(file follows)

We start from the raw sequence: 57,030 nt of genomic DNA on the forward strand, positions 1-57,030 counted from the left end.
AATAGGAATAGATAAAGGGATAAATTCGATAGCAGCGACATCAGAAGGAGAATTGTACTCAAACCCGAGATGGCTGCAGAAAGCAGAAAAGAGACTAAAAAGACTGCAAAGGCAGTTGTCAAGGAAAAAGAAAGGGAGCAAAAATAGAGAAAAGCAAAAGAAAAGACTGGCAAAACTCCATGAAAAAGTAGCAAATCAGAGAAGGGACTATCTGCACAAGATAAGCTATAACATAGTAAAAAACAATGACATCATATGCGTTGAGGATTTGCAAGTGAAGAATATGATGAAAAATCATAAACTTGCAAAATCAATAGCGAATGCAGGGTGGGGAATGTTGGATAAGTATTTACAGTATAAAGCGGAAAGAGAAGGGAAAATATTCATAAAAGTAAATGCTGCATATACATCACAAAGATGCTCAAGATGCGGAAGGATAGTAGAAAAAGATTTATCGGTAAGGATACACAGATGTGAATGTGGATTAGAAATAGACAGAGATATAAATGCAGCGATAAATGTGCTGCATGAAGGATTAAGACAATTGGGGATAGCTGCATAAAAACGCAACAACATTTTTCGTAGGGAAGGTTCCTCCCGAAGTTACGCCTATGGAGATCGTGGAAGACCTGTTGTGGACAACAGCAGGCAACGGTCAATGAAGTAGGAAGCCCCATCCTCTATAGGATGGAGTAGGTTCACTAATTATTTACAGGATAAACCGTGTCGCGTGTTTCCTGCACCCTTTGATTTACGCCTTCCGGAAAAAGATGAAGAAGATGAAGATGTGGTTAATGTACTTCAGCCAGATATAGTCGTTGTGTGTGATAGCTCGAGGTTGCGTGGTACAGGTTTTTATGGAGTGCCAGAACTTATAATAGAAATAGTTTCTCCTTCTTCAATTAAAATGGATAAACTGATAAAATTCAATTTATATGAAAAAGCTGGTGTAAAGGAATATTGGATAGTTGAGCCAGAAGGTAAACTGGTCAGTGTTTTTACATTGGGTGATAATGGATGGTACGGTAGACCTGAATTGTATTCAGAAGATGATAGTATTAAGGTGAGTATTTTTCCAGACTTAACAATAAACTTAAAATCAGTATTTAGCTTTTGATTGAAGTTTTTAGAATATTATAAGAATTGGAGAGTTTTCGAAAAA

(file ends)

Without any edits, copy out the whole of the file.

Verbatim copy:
We start from the raw sequence: 57,030 nt of genomic DNA on the forward strand, positions 1-57,030 counted from the left end.
AATAGGAATAGATAAAGGGATAAATTCGATAGCAGCGACATCAGAAGGAGAATTGTACTCAAACCCGAGATGGCTGCAGAAAGCAGAAAAGAGACTAAAAAGACTGCAAAGGCAGTTGTCAAGGAAAAAGAAAGGGAGCAAAAATAGAGAAAAGCAAAAGAAAAGACTGGCAAAACTCCATGAAAAAGTAGCAAATCAGAGAAGGGACTATCTGCACAAGATAAGCTATAACATAGTAAAAAACAATGACATCATATGCGTTGAGGATTTGCAAGTGAAGAATATGATGAAAAATCATAAACTTGCAAAATCAATAGCGAATGCAGGGTGGGGAATGTTGGATAAGTATTTACAGTATAAAGCGGAAAGAGAAGGGAAAATATTCATAAAAGTAAATGCTGCATATACATCACAAAGATGCTCAAGATGCGGAAGGATAGTAGAAAAAGATTTATCGGTAAGGATACACAGATGTGAATGTGGATTAGAAATAGACAGAGATATAAATGCAGCGATAAATGTGCTGCATGAAGGATTAAGACAATTGGGGATAGCTGCATAAAAACGCAACAACATTTTTCGTAGGGAAGGTTCCTCCCGAAGTTACGCCTATGGAGATCGTGGAAGACCTGTTGTGGACAACAGCAGGCAACGGTCAATGAAGTAGGAAGCCCCATCCTCTATAGGATGGAGTAGGTTCACTAATTATTTACAGGATAAACCGTGTCGCGTGTTTCCTGCACCCTTTGATTTACGCCTTCCGGAAAAAGATGAAGAAGATGAAGATGTGGTTAATGTACTTCAGCCAGATATAGTCGTTGTGTGTGATAGCTCGAGGTTGCGTGGTACAGGTTTTTATGGAGTGCCAGAACTTATAATAGAAATAGTTTCTCCTTCTTCAATTAAAATGGATAAACTGATAAAATTCAATTTATATGAAAAAGCTGGTGTAAAGGAATATTGGATAGTTGAGCCAGAAGGTAAACTGGTCAGTGTTTTTACATTGGGTGATAATGGATGGTACGGTAGACCTGAATTGTATTCAGAAGATGATAGTATTAAGGTGAGTATTTTTCCAGACTTAACAATAAACTTAAAATCAGTATTTAGCTTTTGATTGAAGTTTTTAGAATATTATAAGAATTGGAGAGTTTTCGAAAAA